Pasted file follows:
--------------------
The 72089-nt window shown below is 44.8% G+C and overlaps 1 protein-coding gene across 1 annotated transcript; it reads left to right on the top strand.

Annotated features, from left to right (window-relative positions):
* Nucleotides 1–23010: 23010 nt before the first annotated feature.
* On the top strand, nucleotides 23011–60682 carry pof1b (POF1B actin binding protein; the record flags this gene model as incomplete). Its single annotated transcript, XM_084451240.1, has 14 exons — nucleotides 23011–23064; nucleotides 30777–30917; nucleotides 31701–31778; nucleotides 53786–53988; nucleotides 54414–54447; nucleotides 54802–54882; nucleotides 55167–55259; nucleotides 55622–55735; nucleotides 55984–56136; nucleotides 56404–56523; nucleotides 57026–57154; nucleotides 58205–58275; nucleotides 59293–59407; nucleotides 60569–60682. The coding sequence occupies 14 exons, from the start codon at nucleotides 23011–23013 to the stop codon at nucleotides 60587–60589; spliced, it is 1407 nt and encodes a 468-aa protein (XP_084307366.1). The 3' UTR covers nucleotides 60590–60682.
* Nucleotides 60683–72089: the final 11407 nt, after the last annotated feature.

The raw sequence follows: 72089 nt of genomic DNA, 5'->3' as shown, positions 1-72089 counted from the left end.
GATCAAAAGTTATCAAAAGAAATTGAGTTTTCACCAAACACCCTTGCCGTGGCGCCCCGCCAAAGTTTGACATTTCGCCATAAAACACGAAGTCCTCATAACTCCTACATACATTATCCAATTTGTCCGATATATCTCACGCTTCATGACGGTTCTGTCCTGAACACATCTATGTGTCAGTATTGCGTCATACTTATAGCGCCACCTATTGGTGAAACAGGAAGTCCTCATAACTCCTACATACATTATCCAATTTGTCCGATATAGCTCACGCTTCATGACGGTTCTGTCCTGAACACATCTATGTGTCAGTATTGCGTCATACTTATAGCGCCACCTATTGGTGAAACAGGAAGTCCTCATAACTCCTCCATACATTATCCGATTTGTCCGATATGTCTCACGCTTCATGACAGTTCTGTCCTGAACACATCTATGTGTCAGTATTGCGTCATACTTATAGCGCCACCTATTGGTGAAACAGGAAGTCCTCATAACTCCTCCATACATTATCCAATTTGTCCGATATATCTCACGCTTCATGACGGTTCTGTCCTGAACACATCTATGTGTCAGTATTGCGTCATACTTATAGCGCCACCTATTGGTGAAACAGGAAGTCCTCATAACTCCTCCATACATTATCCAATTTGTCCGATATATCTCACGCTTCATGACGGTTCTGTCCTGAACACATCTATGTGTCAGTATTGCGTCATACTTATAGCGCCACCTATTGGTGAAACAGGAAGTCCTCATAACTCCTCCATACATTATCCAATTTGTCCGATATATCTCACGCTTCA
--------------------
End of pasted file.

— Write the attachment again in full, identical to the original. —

The 72089-nt window shown below is 44.8% G+C and overlaps 1 protein-coding gene across 1 annotated transcript; it reads left to right on the top strand.

Annotated features, from left to right (window-relative positions):
* Nucleotides 1–23010: 23010 nt before the first annotated feature.
* On the top strand, nucleotides 23011–60682 carry pof1b (POF1B actin binding protein; the record flags this gene model as incomplete). Its single annotated transcript, XM_084451240.1, has 14 exons — nucleotides 23011–23064; nucleotides 30777–30917; nucleotides 31701–31778; nucleotides 53786–53988; nucleotides 54414–54447; nucleotides 54802–54882; nucleotides 55167–55259; nucleotides 55622–55735; nucleotides 55984–56136; nucleotides 56404–56523; nucleotides 57026–57154; nucleotides 58205–58275; nucleotides 59293–59407; nucleotides 60569–60682. The coding sequence occupies 14 exons, from the start codon at nucleotides 23011–23013 to the stop codon at nucleotides 60587–60589; spliced, it is 1407 nt and encodes a 468-aa protein (XP_084307366.1). The 3' UTR covers nucleotides 60590–60682.
* Nucleotides 60683–72089: the final 11407 nt, after the last annotated feature.

The raw sequence follows: 72089 nt of genomic DNA, 5'->3' as shown, positions 1-72089 counted from the left end.
GATCAAAAGTTATCAAAAGAAATTGAGTTTTCACCAAACACCCTTGCCGTGGCGCCCCGCCAAAGTTTGACATTTCGCCATAAAACACGAAGTCCTCATAACTCCTACATACATTATCCAATTTGTCCGATATATCTCACGCTTCATGACGGTTCTGTCCTGAACACATCTATGTGTCAGTATTGCGTCATACTTATAGCGCCACCTATTGGTGAAACAGGAAGTCCTCATAACTCCTACATACATTATCCAATTTGTCCGATATAGCTCACGCTTCATGACGGTTCTGTCCTGAACACATCTATGTGTCAGTATTGCGTCATACTTATAGCGCCACCTATTGGTGAAACAGGAAGTCCTCATAACTCCTCCATACATTATCCGATTTGTCCGATATGTCTCACGCTTCATGACAGTTCTGTCCTGAACACATCTATGTGTCAGTATTGCGTCATACTTATAGCGCCACCTATTGGTGAAACAGGAAGTCCTCATAACTCCTCCATACATTATCCAATTTGTCCGATATATCTCACGCTTCATGACGGTTCTGTCCTGAACACATCTATGTGTCAGTATTGCGTCATACTTATAGCGCCACCTATTGGTGAAACAGGAAGTCCTCATAACTCCTCCATACATTATCCAATTTGTCCGATATATCTCACGCTTCATGACGGTTCTGTCCTGAACACATCTATGTGTCAGTATTGCGTCATACTTATAGCGCCACCTATTGGTGAAACAGGAAGTCCTCATAACTCCTCCATACATTATCCAATTTGTCCGATATATCTCACGCTTCA